Harry Simpson 1952 Topps RC. How can you not love the 1952 Topps set? Such great color, and name plate. Harry started his professional career with the Philadelphia Stars of the Negro National League. Simpson had two cool nicknames, “Suitcase” for his size 13 shoes that were large as a suitcase. Also “Goody” for his willingness to help his neighbors in his hometown of Dalton, GA. Harry played 8 years in MLB, his best was in 1956 for the Kansas City Athletics. Earning his only All-Star birth, he led the league with 11 triples, hitting .293 while smashing 21 HR and driving in 105.
🐐fact: Simpson once hit a HR onto Brooklyn Avenue, outside of Kansas City’s Municipal Stadium. There was a concrete wall atop a 40-foot-high embankment in right field, making it a near impossible feat. A barnstorming Babe Ruth even had trouble hitting the target during exhibition games.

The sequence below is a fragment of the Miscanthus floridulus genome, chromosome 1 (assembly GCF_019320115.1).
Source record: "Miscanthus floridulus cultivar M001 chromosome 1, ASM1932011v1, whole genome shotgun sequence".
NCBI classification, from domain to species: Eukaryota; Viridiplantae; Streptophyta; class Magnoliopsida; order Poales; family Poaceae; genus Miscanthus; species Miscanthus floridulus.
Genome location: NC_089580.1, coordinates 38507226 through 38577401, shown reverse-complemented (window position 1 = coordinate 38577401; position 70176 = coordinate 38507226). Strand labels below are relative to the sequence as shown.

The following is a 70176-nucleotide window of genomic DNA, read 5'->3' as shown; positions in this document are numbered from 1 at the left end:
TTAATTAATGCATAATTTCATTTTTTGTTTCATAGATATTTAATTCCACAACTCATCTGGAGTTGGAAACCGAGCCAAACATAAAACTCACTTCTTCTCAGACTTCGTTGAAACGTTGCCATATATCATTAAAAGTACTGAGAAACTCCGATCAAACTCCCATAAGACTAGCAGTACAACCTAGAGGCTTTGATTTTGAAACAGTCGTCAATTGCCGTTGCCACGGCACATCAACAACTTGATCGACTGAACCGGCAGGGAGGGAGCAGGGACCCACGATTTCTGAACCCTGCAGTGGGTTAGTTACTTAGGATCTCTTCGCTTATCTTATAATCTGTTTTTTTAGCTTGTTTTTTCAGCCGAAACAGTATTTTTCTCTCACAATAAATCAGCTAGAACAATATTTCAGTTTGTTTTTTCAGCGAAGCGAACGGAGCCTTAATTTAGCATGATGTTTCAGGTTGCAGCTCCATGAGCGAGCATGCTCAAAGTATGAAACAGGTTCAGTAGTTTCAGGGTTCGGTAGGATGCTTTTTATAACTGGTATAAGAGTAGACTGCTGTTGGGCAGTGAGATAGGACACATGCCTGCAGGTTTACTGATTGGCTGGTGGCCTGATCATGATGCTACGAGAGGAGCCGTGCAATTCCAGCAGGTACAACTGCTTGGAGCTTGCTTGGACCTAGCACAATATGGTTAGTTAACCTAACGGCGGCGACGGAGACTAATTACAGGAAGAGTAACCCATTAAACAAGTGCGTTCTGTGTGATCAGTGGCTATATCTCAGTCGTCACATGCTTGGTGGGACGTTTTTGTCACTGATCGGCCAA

Dave Hoskins 1954 Topps RC. These cards are really tough to find well centered. Dave had an impressive rookie campaign with Cleveland. 9-3 with a 3.99 era. Starting 7 games, finishing 9, 3 complete games, and one save. Hoskins was the first black player to appear in the Texas League. He received many letters threatening his life, but still won 22 games with a 2.12 era and hit .328!
🐐fact: Hoskins played for a handful of Negro League teams during his early years. His best season was with the Homestead Grays in 1944, he hit .324 and went 5-2 on the mound as the Grays won their 8th consecutive National League pennant.
Hal King 1970 Topps RC PSA 8. Hal was one of the last Negro League players to make it to MLB. He was a lefty hitting catcher who had his best year in the majors in 1970 with the Braves. He hit .260 in 89 games, with 11 HR and 30 RBI. King barnstormed with the Indianapolis Clowns before signing with the Angels in ’65. Hal celebrated his 77th birthday on February 1st of this year.
🐐fact: On April 15, 1968 King was involved in a record-setting game between the Astros and New York Mets at the Astrodome. Starting behind the plate, he ended up catching the complete 24-inning marathon that lasted 6 hours and 6 minutes.